The Times again expresses its cluelessness again a bit later. If you read this passage aloud, do so in your best plummy accent:

NEW YORK TIMES EDITORIAL: Obviously, if a child is not working at grade level, teachers need to intervene.
Good God! In many New York City classrooms, no child is “working at grade level!” Teachers would somehow “need to intervene” with every single child in the class! Of course, the Times’ great eds don’t know about that. They’re too busy worrying about John Kerry’s hair to get inside real New York schoolrooms.

A vacuous fake like Their Mr. Brooks worries about John Kerry’s accent. But readers, if it’s “plummy accents” he wants to explore, perhaps he should check his own ed board, which ground out today’s high-toned piece.

BOOK LEARNIN’: Indeed, we even caught the superlative Michael Winerip missing a variant of this point last week (see THE DAILY HOWLER, 3/10/04). In his “On Education” column, Winerip wrote about urban schools whose libraries teem with outdated books. At New York’s Edward Williams Elementary—a school which serves a poor black population—Winerip found library books dating back to the 1930s. As he pulled books off the library’s dusty shelves, he noted the attendant absurdity:

WINERIP: Need a technology book? Try “The First Book of Television,” by Edward Stoddard (1955). “Most families in America today have television sets,” it begins. “Yet as short a time ago as 1945…” Telephones? “Let’s Find Out About Telephones” (1967). “When you phone you usually dial the number. But on some new phones you can push buttons.”
This library needs newer books, Winerip judged. But he failed to note a related point; even if you fill urban libraries with spanking new books, many of the students won’t be able to read them. This is also true of standard textbooks, which creates vast problems for teachers. Of course, it’s possible to produce textbooks and library books designed for children reading far below grade level. But urban systems like to pretend that student skill levels are better than you think. And editorial boards tend to lack the first clue. They are good on Botox, of course.

For ourselves, we spent twelve years teaching delightful children in Baltimore’s elementary schools, so we emitted mordant chuckles when we read the Times editorial. But the people who plumbed Mayor Bloomberg’s problem don’t know from urban ed. This morning, they typed high-minded prose; they’ll be warmly praised at their next cocktail gathering. Meanwhile, addled scribes at their great newspaper will continue to make a joke of your interests, writing about John Kerry’s big yacht and the funny scarves his wife wears. Democracy simply can’t exist in the hands of such an empty elite.

IT IS AS IT WAS, VOLUME II: None of this is any big secret. For example, we wrote on this topic in the Baltimore Sun on February 9, 1982—the year ET came out the first time. (“Look what they’ve done to you,” Elliot said, making us think of the kids we were teaching.) We had spent a year studying the Baltimore system’s prescribed textbooks, using standard measures of “readability” (formulas used to determine the “grade level” on which a given book is written). Could Baltimore kids really read prescribed textbooks? We’ll report, then you can decide. This passage concerned social studies:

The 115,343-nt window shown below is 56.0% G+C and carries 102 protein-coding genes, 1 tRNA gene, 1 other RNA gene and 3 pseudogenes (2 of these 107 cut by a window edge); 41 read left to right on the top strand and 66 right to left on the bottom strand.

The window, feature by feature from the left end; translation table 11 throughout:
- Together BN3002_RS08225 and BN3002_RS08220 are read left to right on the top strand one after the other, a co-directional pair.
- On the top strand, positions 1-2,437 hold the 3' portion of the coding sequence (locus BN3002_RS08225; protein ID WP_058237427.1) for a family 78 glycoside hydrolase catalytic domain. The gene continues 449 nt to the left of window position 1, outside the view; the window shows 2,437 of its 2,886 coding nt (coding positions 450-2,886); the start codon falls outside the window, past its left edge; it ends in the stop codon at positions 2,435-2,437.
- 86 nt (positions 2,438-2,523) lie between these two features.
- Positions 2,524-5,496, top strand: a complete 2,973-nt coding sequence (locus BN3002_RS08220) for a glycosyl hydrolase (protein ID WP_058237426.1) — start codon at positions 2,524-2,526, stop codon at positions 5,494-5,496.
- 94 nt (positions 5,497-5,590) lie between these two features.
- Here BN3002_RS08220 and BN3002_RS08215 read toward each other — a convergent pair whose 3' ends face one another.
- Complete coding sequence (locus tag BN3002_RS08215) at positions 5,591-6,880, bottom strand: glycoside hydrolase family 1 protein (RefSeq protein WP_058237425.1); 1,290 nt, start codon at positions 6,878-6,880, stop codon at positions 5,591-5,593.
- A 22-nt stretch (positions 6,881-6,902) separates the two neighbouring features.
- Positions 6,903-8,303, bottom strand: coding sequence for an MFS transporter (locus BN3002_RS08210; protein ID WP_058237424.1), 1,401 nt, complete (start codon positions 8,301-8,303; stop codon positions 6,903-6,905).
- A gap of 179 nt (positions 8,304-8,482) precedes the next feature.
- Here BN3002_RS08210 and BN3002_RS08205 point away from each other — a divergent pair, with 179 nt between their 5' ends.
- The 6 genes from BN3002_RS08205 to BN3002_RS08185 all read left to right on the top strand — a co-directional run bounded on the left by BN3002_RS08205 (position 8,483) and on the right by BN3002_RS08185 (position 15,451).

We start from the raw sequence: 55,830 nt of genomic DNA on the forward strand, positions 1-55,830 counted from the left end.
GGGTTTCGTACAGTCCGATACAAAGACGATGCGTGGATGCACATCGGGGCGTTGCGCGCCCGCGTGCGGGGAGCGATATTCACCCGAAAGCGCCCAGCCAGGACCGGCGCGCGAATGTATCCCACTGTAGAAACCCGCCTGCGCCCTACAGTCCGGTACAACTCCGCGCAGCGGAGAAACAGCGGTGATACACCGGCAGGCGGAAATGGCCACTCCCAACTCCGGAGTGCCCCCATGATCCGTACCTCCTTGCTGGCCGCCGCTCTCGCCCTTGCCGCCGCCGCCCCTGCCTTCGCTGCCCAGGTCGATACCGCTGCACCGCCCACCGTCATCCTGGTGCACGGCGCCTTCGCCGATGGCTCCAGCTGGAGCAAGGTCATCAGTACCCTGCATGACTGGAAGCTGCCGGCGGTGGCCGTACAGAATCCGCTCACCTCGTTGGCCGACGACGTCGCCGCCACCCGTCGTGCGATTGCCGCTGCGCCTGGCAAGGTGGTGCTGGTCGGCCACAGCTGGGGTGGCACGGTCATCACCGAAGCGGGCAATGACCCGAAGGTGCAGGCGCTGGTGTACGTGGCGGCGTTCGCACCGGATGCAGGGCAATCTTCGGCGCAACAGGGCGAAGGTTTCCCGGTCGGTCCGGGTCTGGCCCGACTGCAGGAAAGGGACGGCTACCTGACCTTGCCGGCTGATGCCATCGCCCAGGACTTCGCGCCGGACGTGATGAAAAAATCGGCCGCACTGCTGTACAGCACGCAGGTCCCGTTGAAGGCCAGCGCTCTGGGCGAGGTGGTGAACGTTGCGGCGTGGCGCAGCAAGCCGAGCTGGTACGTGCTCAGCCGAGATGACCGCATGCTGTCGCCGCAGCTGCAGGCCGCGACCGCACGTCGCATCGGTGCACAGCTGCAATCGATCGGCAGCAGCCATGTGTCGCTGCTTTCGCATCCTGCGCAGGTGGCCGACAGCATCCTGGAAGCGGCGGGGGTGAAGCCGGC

SOMERBY (2/9/82): [I]n grade after grade, for topic after topic, [Baltimore city teaching] guides recommend textbooks that are clearly too difficult for most city students to work from—books that are completely inappropriate for children who may be several years below traditional grade level in reading.

In the first semester of fourth grade, for example, the two most commonly cited textbooks are Daniel Chu’s “A Glorious Age in Africa”—a textbook with a measured eighth-grade reading level—and Frederick King’s “The Social Studies and Our Country”—Laidlaw’s sixth-grade textbook.

Few fourth graders anywhere will be able to profit from textbooks as difficult as these. In an urban system like Baltimore’s, this selection is particularly surprising—and dooms any attempt to teach the social studies curriculum in a rigorous, systematic way.

On and on our findings went, leading to incomparable conclusions, like this one:
SOMERBY: The results of this situation are all too predictable. Baltimore teachers find it difficult—indeed, impossible—to find readable textbooks with which social studies and science can be taught to their numerous below-level readers. The result may be that such children are not taught social studies and science at all.
Scripted readers will instantly know which talking-points to mouth in reply. They will note how objectionable such views are, and will loudly assert that urban kids can do just as well as anyone else if they’re challenged by their teachers. Such declamations bring moist-eyed applause at the finest soirees—and doom urban kids to the “failure to thrive” that is so often lamented, but so rarely explained.

Meanwhile, school boards love to fudge these facts. They love to pretend that skill levels are higher than you think (it helps stem middle-class flight from our cities). And newspapers love to praise “schools that work”—always ignoring the endless evidence about the way such schools can gimmick up test scores. Meanwhile, the public is fed underwhelming editorials, like the one in this morning’s Times. Our deserving urban kids themselves? Let them eat our noble sentiments, boards cry. After all, your “press corps” has better things to discuss: Al Gore’s earth tones; Howard Dean’s scream; John Kerry’s troubling haircuts.

YOUR OFFICIAL JOKE: By the way, here’s your official “it is as it was” joke:

“It is as it was,” the Pope may have said. Any chance the Pope had seen Kill Bill, and was comparing The Passion to that?